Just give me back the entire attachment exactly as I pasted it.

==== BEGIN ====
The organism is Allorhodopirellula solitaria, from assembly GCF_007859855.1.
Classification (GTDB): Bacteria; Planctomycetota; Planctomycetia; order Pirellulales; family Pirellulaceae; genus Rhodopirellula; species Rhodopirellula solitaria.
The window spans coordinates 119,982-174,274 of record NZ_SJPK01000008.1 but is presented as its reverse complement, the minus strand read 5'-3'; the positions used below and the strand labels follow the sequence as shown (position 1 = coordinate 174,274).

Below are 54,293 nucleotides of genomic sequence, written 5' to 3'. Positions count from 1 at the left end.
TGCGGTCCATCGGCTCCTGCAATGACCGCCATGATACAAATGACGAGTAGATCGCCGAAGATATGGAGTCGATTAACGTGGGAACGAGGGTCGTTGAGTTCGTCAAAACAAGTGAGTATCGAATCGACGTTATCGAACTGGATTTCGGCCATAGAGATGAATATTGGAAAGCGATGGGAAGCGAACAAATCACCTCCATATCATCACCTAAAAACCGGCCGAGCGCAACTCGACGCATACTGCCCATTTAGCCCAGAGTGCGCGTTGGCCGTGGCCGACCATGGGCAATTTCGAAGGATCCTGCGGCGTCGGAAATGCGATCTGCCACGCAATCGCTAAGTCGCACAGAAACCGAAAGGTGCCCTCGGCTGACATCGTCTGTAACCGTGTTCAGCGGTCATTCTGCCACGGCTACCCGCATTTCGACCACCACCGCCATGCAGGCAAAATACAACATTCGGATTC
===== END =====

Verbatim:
The organism is Allorhodopirellula solitaria, from assembly GCF_007859855.1.
Classification (GTDB): Bacteria; Planctomycetota; Planctomycetia; order Pirellulales; family Pirellulaceae; genus Rhodopirellula; species Rhodopirellula solitaria.
The window spans coordinates 119,982-174,274 of record NZ_SJPK01000008.1 but is presented as its reverse complement, the minus strand read 5'-3'; the positions used below and the strand labels follow the sequence as shown (position 1 = coordinate 174,274).

Below are 54,293 nucleotides of genomic sequence, written 5' to 3'. Positions count from 1 at the left end.
TGCGGTCCATCGGCTCCTGCAATGACCGCCATGATACAAATGACGAGTAGATCGCCGAAGATATGGAGTCGATTAACGTGGGAACGAGGGTCGTTGAGTTCGTCAAAACAAGTGAGTATCGAATCGACGTTATCGAACTGGATTTCGGCCATAGAGATGAATATTGGAAAGCGATGGGAAGCGAACAAATCACCTCCATATCATCACCTAAAAACCGGCCGAGCGCAACTCGACGCATACTGCCCATTTAGCCCAGAGTGCGCGTTGGCCGTGGCCGACCATGGGCAATTTCGAAGGATCCTGCGGCGTCGGAAATGCGATCTGCCACGCAATCGCTAAGTCGCACAGAAACCGAAAGGTGCCCTCGGCTGACATCGTCTGTAACCGTGTTCAGCGGTCATTCTGCCACGGCTACCCGCATTTCGACCACCACCGCCATGCAGGCAAAATACAACATTCGGATTC